# How do you solve abs(2x + 3)>= -13?

Apr 9, 2015

The solution is any $x \in \mathbb{R}$.

The explanation is the following:

By definition, $| z | \ge 0 \forall z \in \mathbb{R}$, so, applying this definition to our question, we have that $| 2 x + 3 | \ge 0$, which is a stronger condition tan $| 2 x + 3 | \ge - 13$ ("stronger" means that $| 2 x + 3 | \ge 0$ is more restrictive than $| 2 x + 3 | \ge - 13$).

So now, instead of reading the problem as "solve $| 2 x + 3 | \ge - 13$", we are going to read it as "solve $| 2 x + 3 | \ge 0$" which, in fact, is easier to solve.

In order to solve $| 2 x + 3 | \ge 0$ we must again remember the definition of $| z |$, which is done by cases:
If $z \ge 0$, then $| z | = z$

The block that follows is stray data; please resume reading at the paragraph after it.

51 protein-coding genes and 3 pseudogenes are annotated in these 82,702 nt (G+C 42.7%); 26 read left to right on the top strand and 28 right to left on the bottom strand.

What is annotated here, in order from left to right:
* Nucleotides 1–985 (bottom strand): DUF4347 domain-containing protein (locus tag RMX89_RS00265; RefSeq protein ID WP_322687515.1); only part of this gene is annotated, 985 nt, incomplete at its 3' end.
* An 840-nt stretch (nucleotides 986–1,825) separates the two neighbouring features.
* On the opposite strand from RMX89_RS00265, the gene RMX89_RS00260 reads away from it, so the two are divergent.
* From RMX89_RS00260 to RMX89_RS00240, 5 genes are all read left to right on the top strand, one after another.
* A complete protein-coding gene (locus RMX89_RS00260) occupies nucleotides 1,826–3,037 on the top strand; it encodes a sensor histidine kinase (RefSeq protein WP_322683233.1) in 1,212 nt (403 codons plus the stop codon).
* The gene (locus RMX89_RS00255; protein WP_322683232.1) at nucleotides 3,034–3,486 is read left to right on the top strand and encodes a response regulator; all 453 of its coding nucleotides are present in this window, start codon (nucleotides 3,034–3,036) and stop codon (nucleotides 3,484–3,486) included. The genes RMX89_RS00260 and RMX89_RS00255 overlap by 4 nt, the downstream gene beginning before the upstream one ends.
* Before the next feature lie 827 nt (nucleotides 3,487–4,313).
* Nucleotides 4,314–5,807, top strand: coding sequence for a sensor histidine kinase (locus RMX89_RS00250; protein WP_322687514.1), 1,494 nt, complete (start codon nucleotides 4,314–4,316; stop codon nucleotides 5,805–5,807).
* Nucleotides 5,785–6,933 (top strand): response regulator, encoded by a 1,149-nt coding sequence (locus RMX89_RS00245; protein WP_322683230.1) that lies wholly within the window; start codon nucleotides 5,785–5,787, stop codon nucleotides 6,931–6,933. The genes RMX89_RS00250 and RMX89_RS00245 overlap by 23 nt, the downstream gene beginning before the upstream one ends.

If $z < 0$, then $| z | = - z$

Applying this to our problem, we have that:
If $\left(2 x + 3\right) \ge 0 \implies | 2 x + 3 | = 2 x + 3$ and then, $| 2 x + 3 | \ge 0 \implies 2 x + 3 \ge 0 \implies 2 x \ge - 3 \implies x \ge - \frac{3}{2}$
If $\left(2 x + 3\right) < 0 \implies | 2 x + 3 | = - \left(2 x + 3\right)$ and then, $| 2 x + 3 | \ge 0 \implies - \left(2 x + 3\right) \ge 0 \implies - 2 x - 3 \ge 0 \implies - 2 x \ge 3 \implies 2 x \le - 3$ (observe that the sign of the inequality has changed on changing the sign of both members) $\implies x \le - \frac{3}{2}$

Since the result obtained in the first case is $\forall x \ge - \frac{3}{2}$ and the result obtained in the second case is $\forall x \le - \frac{3}{2}$, both put together give us the final result that the inequation is satisfied $\forall x \in \mathbb{R}$.